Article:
Ta,
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Post Sat Oct 30, 2004 3:04 pm   View user's profile Send private message Send e-mail Visit poster's website
Ferrit Leggings



Joined: 29 Mar 2004
Posts: 2658
 Reply with quote  

I do also want to say that I wish no ill upon George or anyone in office. I have the most respect for anyone that holds such a position. But I do expect higher when it comes to the job. I want the people who represent me to do a good, and I mean good in many ways, job. We should hold our president to a high standard but that is not what we got. Clinton got bashed all over the place and put on trial for a bj, George invades another country with no probably cause and what does he get?

Ta
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I feel the same way about disco as I do about herpes. -HST

Post Sat Oct 30, 2004 3:41 pm   View user's profile Send private message Send e-mail Visit poster's website
palmer



Joined: 30 Mar 2004
Posts: 1324
who is the bad guy?  Reply with quote  

Okay, I don't know much about this -- I admit it, but here goes...

Saddam was a bad man, right? He financed suicide bombers in Israel, tortured and murdered his own people, and practiced genocide against the Kurds.

That said...

Quoting and commenting:

IRAQI DEATH TOLL SOARS_ OCTOBER 31 2004

World News Home

100 000 CIVILIAN CASUALTIES: IRAQ
29.10.2004. 15:28:46



Around 100 000 Iraqi civilians have died as a result of the US-led invasion of Iraq, a study by respected British medical weekly, The Lancet, estimated.

The findings revealed that half of the casualties were women and children killed predominantly in airstrikes.

The study was jointly conducted by Johns Hopkins University, Columbia University and University of Baghdad.

It is the first attempt to calculate the civilian casualties of the Iraqi war.

Commenting on the study, Australian Minister for Defence, Robert Hill, defended the conduct of Australian and American forces in Iraq.

Every effort has been taken to minimise casualties, he said.

A US Defence spokesperson threw doubt on the report claiming there is no accurate way to validate the estimates of civilian casualties.

The research relied on interviews from 988 Iraqi households in 33 randomly chosen neighbourhoods of Iraq.

- Weak link. How good is the information in a war zone. Who are they getting their information from? Unbiased sources? How do the results vary in pro and anti Saddam areas? Can we trust this sampling? I don't think so.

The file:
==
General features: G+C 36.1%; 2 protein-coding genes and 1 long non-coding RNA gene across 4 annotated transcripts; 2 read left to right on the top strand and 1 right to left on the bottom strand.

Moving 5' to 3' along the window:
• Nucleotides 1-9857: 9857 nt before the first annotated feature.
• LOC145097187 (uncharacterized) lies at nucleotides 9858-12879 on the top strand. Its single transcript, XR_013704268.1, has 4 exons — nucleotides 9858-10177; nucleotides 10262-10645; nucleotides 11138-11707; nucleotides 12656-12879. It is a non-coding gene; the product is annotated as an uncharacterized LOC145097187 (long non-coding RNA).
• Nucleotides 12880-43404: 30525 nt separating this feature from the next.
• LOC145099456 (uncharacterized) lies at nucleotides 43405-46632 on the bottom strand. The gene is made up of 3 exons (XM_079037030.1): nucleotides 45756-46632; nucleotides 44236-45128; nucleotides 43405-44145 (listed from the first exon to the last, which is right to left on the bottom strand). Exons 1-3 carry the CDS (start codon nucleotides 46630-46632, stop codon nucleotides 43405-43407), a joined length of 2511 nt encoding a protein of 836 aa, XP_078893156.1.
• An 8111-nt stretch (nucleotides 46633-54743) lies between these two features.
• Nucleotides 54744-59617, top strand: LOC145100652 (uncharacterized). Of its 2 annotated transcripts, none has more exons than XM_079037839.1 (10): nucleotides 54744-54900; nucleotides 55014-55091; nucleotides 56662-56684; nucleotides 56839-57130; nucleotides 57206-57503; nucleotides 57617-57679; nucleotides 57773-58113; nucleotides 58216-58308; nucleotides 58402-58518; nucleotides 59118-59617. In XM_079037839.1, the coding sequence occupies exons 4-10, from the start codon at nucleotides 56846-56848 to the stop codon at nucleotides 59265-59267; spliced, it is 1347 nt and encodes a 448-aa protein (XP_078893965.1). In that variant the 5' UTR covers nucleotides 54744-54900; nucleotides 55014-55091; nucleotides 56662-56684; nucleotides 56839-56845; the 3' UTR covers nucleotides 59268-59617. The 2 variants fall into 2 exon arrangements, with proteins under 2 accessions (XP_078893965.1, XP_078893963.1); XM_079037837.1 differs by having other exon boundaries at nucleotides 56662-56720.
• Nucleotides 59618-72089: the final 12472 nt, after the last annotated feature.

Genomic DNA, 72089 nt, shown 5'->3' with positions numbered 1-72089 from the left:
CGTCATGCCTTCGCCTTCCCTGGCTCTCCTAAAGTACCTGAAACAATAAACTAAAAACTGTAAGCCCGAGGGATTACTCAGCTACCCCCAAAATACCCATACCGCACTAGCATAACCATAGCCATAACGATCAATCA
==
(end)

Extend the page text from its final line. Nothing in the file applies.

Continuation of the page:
The report shows that violence is now the leading cause of death in Iraq.

Before the invasion, heart attacks, strokes and chronic illness were the most common cause of death.

The findings also show that infant morality has increased from 29 to 57 deaths per 1000 live births.

The report says this figure is consistent with war time patterns caused by difficulties getting to hospitals and people’s reluctance to leave the house.

That would be true in virtually any war zone, and can not logically be blamed on either side, can it?

The authors acknowledge the limited precision of the report.

- How limited?

The size of the sample and the sampling strategy “might not have captured the overall mortality experience in Iraq,” they said.

- In other words, the authors of the report are acknowleding that they might be just plain wrong.



SOURCE: World News

STORY ARCHIVE






- Body of Japanese hostage reportedly found
- Frail Arafat in Paris hospital
- 100 000 civilian casualties: Iraq
- Iraq explosives fate still unclear
- Arafat leaves for Paris hospital









- Video threats ’will not influence Australia’
- Bin Laden ’will not divide society’


- Russia’s parliament reinforces central control
- EU leaders sign new constitution


- Somali border dispute leaves over 15 dead
- Tunisian president re-elected


- Ceremony hails new Cambodian king
- Thai leader announces probe into deaths


- Schwarzenegger considers presidency
- Bin Laden video threatens attacks







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© 2003 Special Broadcasting Service
This website includes copyright material from third parties including APTN, Reuters, BBC, AAP and others. All rights in this material is reserved
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Post Sat Oct 30, 2004 7:00 pm   View user's profile Send private message
Ferrit Leggings



Joined: 29 Mar 2004
Posts: 2658
 Reply with quote  

Palmer,

I hate to be the one to tell you this but here it goes...

None of your numbers matter because we should not have been there in the first place. Oh, and Saddam tortured and murdered his own people when we were trying to woo a pipe line out of him.

Ta,

From Tom Pain....
_____________________________________________________________________
Rumsfeld's Old Flame

Jim Vallette is the research director for the Sustainable Energy and Economy Network, a project of the Institute for Policy Studies. He is the author, with Steve Kretzmann and Daphne Wysham, of the report "Crude Vision: How Oil Interests Obscured US Government Focus on Chemical Weapons Use by Saddam Hussein."

Everyone's heard of Vice President Dick Cheney's ties to Halliburton, a company standing on the brink of a bonanza as the government doles out post-war reconstruction dollars. But not enough has been revealed about Bechtel, a reported finalist for the first round of contracts, and its connections to another of the war's architects: Defense Secretary Donald Rumsfeld. It's a sordid little tale, and one that calls into question the depth of Rumsfeld's virtuous claims about his intentions to liberate the Iraqis.

Bechtel has long been intertwined with Republican foreign policymakers, globally and in Iraq. It turns out that many of today's war hawks spent a couple years in the 1980s trying to get Saddam to sign an oil pipeline contract. Even though Saddam was gassing Iranians at the same time, people like Donald Rumsfeld had some quality face-time with the "evil dictator" pitching a plan that would benefit, beyond all other interests, Bechtel -- and, potentially, Hussein.